Friday cyber surfing: It’s all about Irvin

Good morning. Here’s what’s “out there” about the Seahawks for today, April 27:

The Seahawks pulled a stunner on Thursday night by selecting pass rusher Bruce Irvin in the first round of the NFL Draft after trading back from the 12th to the 15th spot.

Steve Kelley at the Seattle Times calls the selection a “trust-me” pick: “Unless you were inside the VMAC war room or inside Seahawks coach Pete Carroll’s head, or some other place where you weren’t invited on Thursday, you couldn’t have seen this one coming. Bruce Irvin? Wasn’t he the raw-as-a-floor-burn prospect who was supposed to be picked Friday; a pass-rushing, second-round selection who maybe, just maybe, could be one of the steals of the NFL draft? The Seahawks came into the first round Thursday needing a pass rusher. It was their vaguely-disguised top priority. And, after trading down from 12 to 15, it was their good fortune that every available pass rusher still was on the board. They could have taken the prototypical guy, North Carolina’s Julius Peppers-like Quinton Coples. Or they could have taken the guy Carroll gushed about Monday at the predraft news conference, South Carolina’s versatile. Melvin Ingram. They could have chosen a pass rusher who didn’t have a police record. They could have gone with the safest, sanest pick. But they took the road not traveled. They chose a player Carroll scouted in college, a guy he wanted at USC, but couldn’t get into school.”

Dave Boling at the News Tribune says the selection of Irvin follows a pattern: “Seattle Seahawks general manager John Schneider and coach Pete Carroll can supply valid football reasons for the decisions they make. They love players who have unique physical gifts and fit special niches in their schemes. And you can see the positive effects of the approach in their first two seasons with the Seattle Seahawks. But you start getting the sense they also take some extra joy in doing the unconventional, the unexpected, the risky. Going against the grain. They kept it interesting again in the first round of the NFL draft Thursday evening, picking West Virginia pass rusher Bruce Irvin.”
Also at the Times, Danny O’Neil has the details of Irvin’s past – actions and name: “The Seahawks drafted Bruce Irvin. It’s important that you get that name right, and not just because no one mentioned him as a player Seattle would pick in the first half of the first round. There used to be a B.J. Irvin, but that was back in Atlanta where he dropped out of high school and spent a few weeks in jail on burglary charges. He began going by Bruce in 2008, and as he left for junior college, the change was more than symbolic. ‘B.J. was the one that was getting in trouble,’ Irvin said. ‘That’s two different people, man.’ This is Bruce now, a guy who barely played in high school because of his grades but won a national junior-college championship in 2009 before going off to West Virginia, where he racked up 22.5 sacks in two seasons. And on Thursday, Bruce Irvin was the first defensive end chosen.”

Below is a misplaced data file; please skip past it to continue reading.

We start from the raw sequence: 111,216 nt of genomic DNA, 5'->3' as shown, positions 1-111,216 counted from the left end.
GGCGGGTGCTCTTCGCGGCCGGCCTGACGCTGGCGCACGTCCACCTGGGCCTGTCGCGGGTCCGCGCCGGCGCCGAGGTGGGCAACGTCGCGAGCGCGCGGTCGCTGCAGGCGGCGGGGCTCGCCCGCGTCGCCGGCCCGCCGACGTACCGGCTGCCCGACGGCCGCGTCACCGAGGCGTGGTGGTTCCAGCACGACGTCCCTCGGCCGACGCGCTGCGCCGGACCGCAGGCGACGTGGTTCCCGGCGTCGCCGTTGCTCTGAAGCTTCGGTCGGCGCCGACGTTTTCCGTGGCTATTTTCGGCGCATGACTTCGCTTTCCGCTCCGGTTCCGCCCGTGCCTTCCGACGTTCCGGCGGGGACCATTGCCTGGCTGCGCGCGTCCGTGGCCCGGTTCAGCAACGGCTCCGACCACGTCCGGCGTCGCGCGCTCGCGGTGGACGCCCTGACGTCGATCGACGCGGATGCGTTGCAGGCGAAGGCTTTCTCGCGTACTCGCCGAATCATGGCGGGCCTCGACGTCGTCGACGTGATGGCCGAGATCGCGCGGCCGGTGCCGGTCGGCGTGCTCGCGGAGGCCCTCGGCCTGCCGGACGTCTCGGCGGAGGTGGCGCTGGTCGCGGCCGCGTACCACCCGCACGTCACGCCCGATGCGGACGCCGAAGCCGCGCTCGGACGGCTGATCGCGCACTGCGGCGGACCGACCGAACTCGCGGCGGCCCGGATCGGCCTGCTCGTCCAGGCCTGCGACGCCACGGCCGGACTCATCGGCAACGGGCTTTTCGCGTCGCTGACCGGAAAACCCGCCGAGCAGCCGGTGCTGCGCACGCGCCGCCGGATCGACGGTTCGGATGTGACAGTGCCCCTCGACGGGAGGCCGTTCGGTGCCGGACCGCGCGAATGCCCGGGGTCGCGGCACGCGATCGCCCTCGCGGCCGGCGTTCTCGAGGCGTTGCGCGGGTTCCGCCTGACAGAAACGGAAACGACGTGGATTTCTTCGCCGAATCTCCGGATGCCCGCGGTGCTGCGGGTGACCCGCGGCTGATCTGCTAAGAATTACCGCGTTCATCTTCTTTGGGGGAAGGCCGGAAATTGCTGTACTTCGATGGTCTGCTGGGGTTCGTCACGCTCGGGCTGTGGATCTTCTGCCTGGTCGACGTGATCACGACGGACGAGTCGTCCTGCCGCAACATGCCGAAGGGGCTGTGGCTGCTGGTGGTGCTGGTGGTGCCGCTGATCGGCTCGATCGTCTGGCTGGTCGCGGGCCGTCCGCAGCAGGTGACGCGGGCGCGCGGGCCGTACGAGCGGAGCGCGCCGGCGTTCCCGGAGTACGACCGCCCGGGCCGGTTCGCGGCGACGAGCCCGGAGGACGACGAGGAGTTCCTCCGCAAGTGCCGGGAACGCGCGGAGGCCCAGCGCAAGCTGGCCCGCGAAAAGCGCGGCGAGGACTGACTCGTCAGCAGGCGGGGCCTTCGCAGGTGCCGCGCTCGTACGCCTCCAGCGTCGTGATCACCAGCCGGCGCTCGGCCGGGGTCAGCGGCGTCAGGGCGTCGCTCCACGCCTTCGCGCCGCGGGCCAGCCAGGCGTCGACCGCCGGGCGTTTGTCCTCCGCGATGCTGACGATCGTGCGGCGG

Also at the News Tribune, Eric Williams points out that even Irvin was surprised by his selection: “That’s right, with their pick of pass rushers still on the board – including North Carolina’s Quinton Coples, South Carolina’s Melvin Ingram, Syracuse’s Chandler Jones and USC’s Nick Perry – the Seahawks broke away from the pack once again by selecting someone who many had pegged as a second-round pick. Including Irvin. ‘I expected late first round, like thirty-something,’ Irvin said. ‘But I didn’t expect 15. It was a little surprising.’ ”
John Boyle at the Everett Herald provides Irvin’s take on Pete Carroll’s unique view of his unique talents: “I’m just happy Pete Carroll trusted in me and believed in me. Deep down in his heart, he knows I’m a changed person. He knows Bruce. Pete Carroll didn’t even know B.J. He knows Bruce, so that’s all that matters.”

Art Thiel at sportspress northwest says Carroll’s connection with Irvin paved the way for the selection: “It is much easier to get comfortable with a 250-pound guy who runs a 4.5-second 40-yard dash. Carroll was quicker to a comfort level, owing to the fact that he tried to recruit Irvin to USC. The grade thing was a problem. But in the NFL, little concern is given to recall of 18th century French poets. ‘I’ve known the guy for a long time,’ he said. ‘We were fortunate to know the background more than some other teams.’ ”